Other people are doing something wrong so it makes it OK for me to do it is a crock.  I don’t like slavery but at the moment I cannot get out of my tax slavery so why should you be allowed to violate that?

 

  • Sun, Mar 07, 2010 - 01:34am

    #5
    Peak Prosperity Admin

    Peak Prosperity Admin

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    Re: Non dischargeable student loans violate the 13th …

Student loan slaves pay taxes and loans with interest. If u dont work, u dont pay tax. If you dont work, you still get the bill from the student loan servicers. Its a DEBT, and DEBT is liquidated in all circumstances except for student loans. If u look at the legislative history, the rules were tightened dramatically in 2005. I guess they figured that no one would think to use the 13th amendment to battle that bk code. Until of course, BMT gets his license.

 

People that have 70k in loans and are making 50k a yr, odds are strong that person wont default on a 650 a month payment. Someone who owes 120k and makes 35k a yr SHOULD be allowed to default. Period. By allowing distressed student loan borrowers to defualt would hurt the student loan market. Thus, tutions would fall more in line with realistic incomes. Let the market work damn it!

Ive read so many horror stories of law or mba, phd grads getting out with 200k in student loans and are making 30-40k a year. They default, the principal grows and they will never get out of debt. This is involuntary servitude which benefits primarily the banks and then the gov. 11 USC 523(a)(8) needs to be revised.

  • Sun, Mar 07, 2010 - 02:06am

    #6
    Peak Prosperity Admin

    Peak Prosperity Admin

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    Re: Non dischargeable student loans violate the 13th …

The world isn’t fair and most of the time, economically, you don’t get what you want, you get what you deserve.  Man up, pay up, and move on.  Life’s too short. 

  • Sun, Mar 07, 2010 - 02:25am

    #7
    Peak Prosperity Admin

    Peak Prosperity Admin

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    Re: Non dischargeable student loans violate the 13th …

You older folk fail to realize the predicament facing the younger generation. Young adults listened to their parents and society, studied hard, went on to higher education, incurred unprecedented debt, and are now finding themselves in a desperate situation. At least the boomers that went on a home buying frenzy have the option of walking away. Generation Y cannot walk away from student loans. Not only Gen Y, but the most recent graduates that also happen to carry the largest debt loads are the ones having the toughest time getting a job. No generation ever had it this hard, absent the civil war folks. Not even the great depression youth were subject to this. Some attorney told one of my fellow grads that “if i was in your shoes id shoot myself in the head”.

By and large the comments that I get every time i speak about the plight of my generation are haughty and cruel. If society will punish their youth and treat them the harshest out of any class of people in this environment, then there really is no hope for the future. We grads deserve to have our wages garnished to fund your social security benefits becuase we elected to pursue a higher education? No, in the end you will get what you deserve when the entire system falls apart.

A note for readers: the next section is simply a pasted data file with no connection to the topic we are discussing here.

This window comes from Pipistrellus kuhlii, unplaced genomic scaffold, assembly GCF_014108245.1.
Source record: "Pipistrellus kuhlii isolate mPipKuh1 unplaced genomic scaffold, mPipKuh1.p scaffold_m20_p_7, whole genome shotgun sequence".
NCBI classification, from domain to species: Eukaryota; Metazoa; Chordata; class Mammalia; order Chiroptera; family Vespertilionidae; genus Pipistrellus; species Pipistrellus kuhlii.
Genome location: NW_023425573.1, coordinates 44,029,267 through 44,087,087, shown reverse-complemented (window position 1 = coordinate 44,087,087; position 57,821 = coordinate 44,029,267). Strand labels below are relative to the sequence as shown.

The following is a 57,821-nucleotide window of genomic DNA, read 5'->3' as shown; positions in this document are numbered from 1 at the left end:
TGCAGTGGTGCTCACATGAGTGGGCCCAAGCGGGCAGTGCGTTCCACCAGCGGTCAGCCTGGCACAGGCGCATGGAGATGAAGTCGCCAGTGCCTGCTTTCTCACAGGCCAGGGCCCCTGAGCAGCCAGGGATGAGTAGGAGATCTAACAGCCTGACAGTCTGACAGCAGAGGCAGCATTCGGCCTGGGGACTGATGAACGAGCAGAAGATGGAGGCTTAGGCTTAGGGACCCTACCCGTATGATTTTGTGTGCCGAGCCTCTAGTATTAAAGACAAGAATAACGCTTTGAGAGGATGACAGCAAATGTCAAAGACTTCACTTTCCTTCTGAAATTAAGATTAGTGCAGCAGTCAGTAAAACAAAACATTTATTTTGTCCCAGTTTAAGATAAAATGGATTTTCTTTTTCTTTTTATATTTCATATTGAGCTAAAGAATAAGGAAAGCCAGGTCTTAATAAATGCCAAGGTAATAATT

• Sun, Mar 07, 2010 - 03:20am

    #8
    Peak Prosperity Admin

    Peak Prosperity Admin

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    Re: Non dischargeable student loans violate the 13th …

[quote=land2341]

Sorry,  I am not buying it.  I think it is wrong that debts are dischargable in most cases at all.  As some one who was severely financially damaged by some one who defaulted on their contract by declaring bankruptcy,  I am not going there.  It is against the 13th Amendment for a person to be able to file for bankruptcy and put me in debt.  If you fail to pay back your student loan you are taking my tax dollars because the bank will always get paid,  that is the meaning of backed by the government.  So no.  Too bad.  The education in your head cannot be returned.  I say indentured servitude would be good.  Thousands of hours of community service as a pro bono lawyer for failing to pay those loans.  I wanted to go to law school but I was afraid of that debt.  Why should I have to pay for the fact that you got to go?

[/quote]

Wow. So you’d bring back debtor’s prison? The damage of a default can wreck someone’s life for 7 years. Most people wouldn’t do that unless they were desperate. 

Debtor’s prison was abolished for moral reasons. And you want to bring it back?

  • Sun, Mar 07, 2010 - 03:21am

    #9
    Peak Prosperity Admin

    Peak Prosperity Admin

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    Re: Non dischargeable student loans violate the 13th …

[quote=bearmarkettrader]

You older folk fail to realize the predicament facing the younger generation. Young adults listened to their parents and society, studied hard, went on to higher education, incurred unprecedented debt, and are now finding themselves in a desperate situation. At least the boomers that went on a home buying frenzy have the option of walking away. Generation Y cannot walk away from student loans. Not only Gen Y, but the most recent graduates that also happen to carry the largest debt loads are the ones having the toughest time getting a job. No generation ever had it this hard, absent the civil war folks. Not even the great depression youth were subject to this. Some attorney told one of my fellow grads that “if i was in your shoes id shoot myself in the head”.

By and large the comments that I get every time i speak about the plight of my generation are haughty and cruel. If society will punish their youth and treat them the harshest out of any class of people in this environment, then there really is no hope for the future. We grads deserve to have our wages garnished to fund your social security benefits becuase we elected to pursue a higher education? No, in the end you will get what you deserve when the entire system falls apart.